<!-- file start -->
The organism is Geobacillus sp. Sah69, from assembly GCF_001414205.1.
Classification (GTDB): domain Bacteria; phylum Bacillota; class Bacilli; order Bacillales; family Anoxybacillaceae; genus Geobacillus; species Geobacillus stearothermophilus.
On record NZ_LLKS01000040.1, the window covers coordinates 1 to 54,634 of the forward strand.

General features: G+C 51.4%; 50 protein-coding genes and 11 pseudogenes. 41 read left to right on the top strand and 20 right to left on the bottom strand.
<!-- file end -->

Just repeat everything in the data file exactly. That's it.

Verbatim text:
The organism is Geobacillus sp. Sah69, from assembly GCF_001414205.1.
Classification (GTDB): domain Bacteria; phylum Bacillota; class Bacilli; order Bacillales; family Anoxybacillaceae; genus Geobacillus; species Geobacillus stearothermophilus.
On record NZ_LLKS01000040.1, the window covers coordinates 1 to 54,634 of the forward strand.

General features: G+C 51.4%; 50 protein-coding genes and 11 pseudogenes. 41 read left to right on the top strand and 20 right to left on the bottom strand.